2. Have students choose a natural process that can be used as a time indicator to research. Although most of the available research may be evolutionary in thought, their research report should be from a creation science viewpoint. Examples include: original soft tissues found in fossil animals, sedimentary rock layers made by the 1980 eruption of Mount St. Helens, the accumulation of salt in the sea, or the decay rates of magnetic fields, comets, or genomes.
Talk about starting from your conclusion – Dr Forlow is really teaching good science. I went over the ICR’s collection of fossilised soft tissue studies in my post “I Have a List”, which I am still yet to write the summary for. It appears that Mr Thomas, the author of the list, is incapable of telling whether a study is talking about soft tissues that have been mineralised (which would mean that they are irrelevant to the topic at hand) or not – when he got it right it was probably by chance. Magnetic fields last came up on this blog only a few days ago, the whole comets thing is pretty silly, and the “decay rate” of genomes is something that I have never covered here to my satisfaction, though I can assure you that it is no less silly. The Mt St Helens “sedimentary rock” is ash, and the “salt in the sea” thing is something that was argued over in the 1800‘s, and I’m not even sure which way the creationists argue on that these days anyway.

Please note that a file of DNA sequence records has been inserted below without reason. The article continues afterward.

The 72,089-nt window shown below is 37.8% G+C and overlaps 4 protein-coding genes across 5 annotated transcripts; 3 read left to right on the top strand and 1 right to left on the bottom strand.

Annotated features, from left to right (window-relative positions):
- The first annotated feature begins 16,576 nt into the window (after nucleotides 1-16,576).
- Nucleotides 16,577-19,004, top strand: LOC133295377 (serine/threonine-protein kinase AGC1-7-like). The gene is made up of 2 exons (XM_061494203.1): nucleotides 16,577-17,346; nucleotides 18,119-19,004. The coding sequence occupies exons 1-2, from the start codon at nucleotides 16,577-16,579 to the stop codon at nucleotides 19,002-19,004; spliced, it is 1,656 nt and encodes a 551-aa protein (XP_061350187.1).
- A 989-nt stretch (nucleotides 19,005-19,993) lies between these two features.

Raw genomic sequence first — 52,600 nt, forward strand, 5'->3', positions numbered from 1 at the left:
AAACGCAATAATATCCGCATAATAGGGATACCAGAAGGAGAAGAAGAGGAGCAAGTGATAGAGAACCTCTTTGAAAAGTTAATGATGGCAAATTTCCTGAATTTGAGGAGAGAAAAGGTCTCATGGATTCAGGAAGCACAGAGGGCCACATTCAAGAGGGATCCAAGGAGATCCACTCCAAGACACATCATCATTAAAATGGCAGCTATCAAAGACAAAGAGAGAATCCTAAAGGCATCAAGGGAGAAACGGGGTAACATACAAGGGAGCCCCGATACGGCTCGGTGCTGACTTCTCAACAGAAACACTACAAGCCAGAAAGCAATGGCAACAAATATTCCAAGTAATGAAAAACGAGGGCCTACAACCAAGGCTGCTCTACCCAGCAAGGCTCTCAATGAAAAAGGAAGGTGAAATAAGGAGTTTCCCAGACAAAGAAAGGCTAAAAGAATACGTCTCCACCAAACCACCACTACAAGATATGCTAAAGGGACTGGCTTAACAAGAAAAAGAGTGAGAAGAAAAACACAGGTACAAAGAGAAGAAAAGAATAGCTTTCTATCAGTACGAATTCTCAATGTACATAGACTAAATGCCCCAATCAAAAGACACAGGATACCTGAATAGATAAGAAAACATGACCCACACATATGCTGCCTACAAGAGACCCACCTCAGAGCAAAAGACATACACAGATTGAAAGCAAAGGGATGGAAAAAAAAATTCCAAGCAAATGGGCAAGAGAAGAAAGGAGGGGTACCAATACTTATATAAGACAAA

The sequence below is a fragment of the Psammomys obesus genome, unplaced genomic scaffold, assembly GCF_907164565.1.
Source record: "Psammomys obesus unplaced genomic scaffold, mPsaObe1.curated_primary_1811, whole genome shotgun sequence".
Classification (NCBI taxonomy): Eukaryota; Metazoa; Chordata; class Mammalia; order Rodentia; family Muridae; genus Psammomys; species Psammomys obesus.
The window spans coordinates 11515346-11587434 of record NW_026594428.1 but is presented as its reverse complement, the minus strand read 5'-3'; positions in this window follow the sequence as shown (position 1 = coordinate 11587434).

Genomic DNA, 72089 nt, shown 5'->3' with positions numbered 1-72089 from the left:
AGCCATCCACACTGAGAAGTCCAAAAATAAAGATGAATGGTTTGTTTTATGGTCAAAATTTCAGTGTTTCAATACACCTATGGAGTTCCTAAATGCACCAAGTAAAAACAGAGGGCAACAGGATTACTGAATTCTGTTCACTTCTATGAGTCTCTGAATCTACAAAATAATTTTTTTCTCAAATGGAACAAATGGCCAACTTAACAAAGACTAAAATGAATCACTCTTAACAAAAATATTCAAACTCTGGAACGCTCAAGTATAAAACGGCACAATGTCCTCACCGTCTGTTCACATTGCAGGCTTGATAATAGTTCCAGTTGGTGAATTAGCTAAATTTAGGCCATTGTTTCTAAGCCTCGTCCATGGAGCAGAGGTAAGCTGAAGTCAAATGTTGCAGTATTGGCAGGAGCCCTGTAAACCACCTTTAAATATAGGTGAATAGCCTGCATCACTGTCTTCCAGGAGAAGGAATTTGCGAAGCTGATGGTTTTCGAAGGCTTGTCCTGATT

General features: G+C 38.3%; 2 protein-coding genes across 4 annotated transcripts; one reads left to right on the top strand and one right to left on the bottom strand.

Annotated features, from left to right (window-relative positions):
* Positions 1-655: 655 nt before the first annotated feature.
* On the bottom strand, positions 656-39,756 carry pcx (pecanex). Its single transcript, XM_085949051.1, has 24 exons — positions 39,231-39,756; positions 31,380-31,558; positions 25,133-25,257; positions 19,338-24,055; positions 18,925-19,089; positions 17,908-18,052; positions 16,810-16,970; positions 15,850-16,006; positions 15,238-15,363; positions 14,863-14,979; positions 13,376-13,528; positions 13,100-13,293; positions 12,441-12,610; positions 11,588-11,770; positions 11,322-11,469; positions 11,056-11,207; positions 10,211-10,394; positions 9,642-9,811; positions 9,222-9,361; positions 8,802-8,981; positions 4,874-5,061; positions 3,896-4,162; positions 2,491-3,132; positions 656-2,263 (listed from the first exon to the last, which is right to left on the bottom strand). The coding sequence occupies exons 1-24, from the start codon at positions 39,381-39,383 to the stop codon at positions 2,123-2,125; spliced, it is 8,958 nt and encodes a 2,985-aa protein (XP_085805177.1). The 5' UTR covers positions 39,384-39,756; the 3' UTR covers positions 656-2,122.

Number 3 is an actual science experiment, but not a very good one. It’s about the soft-tissues thing again, apparently trying to show that fossils are identical to fresh bones, or something – it’s not very clear either:
3. Working in teams, perform a bone analysis to answer the question “How old is this bone?” Follow the steps below. You will need the following materials: microscope, gloves, goggles, a large bone obtained from a butcher or a pet supply store, small glass jar or dish, 2 molar acetic acid (100 mL per student pair), dropper, saw, chipping tool.
A. Cut a slice of bone carefully using the saw. The teacher may choose to have the bone pieces cut prior to class and simply give each group a piece of the bone. These messy steps might best be performed outside.
B. Using the chipping tool, remove a slice of inner bone marrow material as big around as the dish, but very thin (kind of like a potato chip).
C. Wearing goggles, add enough acid to completely cover the bone marrow.
D. Cover the glass with a lid, and leave for a week.
E. After one week, prepare the treated bone marrow by placing the fragile marrow on a microscope slide, and add a cover slip.
F. Place under the microscope lens. Bring the tissue into focus.
G. Answer the following questions:
i. Describe what the bone marrow looks like through the microscope. Is there a difference between the mineralized bone and any soft tissues inside the bone?